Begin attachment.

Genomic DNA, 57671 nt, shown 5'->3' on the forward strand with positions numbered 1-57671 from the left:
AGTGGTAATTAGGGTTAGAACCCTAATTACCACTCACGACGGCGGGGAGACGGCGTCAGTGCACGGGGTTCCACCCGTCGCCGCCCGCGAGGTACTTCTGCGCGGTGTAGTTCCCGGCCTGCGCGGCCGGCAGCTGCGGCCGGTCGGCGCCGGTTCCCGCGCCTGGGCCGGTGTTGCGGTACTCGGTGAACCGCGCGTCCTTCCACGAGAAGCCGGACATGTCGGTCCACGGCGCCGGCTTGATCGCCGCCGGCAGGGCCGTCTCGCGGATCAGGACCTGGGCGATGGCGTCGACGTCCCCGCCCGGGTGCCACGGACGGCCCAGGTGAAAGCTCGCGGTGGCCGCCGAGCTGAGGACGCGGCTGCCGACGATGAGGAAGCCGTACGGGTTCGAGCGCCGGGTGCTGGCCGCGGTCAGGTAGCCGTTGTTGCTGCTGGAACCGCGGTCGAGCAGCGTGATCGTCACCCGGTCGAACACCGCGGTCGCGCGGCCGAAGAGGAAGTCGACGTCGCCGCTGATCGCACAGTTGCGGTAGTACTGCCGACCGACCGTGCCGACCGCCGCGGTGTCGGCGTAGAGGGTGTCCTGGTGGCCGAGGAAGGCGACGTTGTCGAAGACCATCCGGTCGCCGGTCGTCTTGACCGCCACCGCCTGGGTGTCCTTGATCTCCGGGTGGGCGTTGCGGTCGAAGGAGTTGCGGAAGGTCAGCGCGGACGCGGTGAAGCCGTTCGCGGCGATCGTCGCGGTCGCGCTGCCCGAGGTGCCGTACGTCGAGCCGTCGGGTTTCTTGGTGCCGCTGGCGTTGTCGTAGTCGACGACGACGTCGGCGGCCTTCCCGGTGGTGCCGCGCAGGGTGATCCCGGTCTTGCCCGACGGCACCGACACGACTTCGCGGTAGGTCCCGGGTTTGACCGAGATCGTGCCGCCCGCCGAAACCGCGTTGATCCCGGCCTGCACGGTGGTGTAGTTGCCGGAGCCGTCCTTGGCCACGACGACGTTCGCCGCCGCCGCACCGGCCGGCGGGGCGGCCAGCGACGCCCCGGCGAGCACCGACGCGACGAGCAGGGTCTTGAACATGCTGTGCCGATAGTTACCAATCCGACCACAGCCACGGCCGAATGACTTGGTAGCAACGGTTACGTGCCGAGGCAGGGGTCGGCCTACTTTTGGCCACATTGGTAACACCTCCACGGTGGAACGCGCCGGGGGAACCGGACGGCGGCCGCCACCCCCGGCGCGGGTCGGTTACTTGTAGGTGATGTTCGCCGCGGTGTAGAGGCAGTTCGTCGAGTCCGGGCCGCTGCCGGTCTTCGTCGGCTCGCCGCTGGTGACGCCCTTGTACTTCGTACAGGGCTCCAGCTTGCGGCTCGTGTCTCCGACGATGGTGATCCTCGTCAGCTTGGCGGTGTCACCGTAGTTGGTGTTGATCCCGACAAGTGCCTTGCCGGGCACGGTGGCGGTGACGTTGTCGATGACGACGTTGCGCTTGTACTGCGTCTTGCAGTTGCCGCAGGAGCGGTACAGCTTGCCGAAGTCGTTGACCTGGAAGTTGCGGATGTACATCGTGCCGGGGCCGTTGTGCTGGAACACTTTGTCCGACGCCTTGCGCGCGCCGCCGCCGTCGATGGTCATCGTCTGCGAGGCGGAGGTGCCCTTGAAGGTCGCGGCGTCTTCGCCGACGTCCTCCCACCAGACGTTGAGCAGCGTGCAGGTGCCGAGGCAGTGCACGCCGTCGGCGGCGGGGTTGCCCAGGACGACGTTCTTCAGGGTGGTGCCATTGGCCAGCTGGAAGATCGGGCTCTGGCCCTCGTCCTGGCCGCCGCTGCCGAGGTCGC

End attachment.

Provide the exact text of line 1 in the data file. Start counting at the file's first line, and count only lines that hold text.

Genomic DNA, 57671 nt, shown 5'->3' on the forward strand with positions numbered 1-57671 from the left: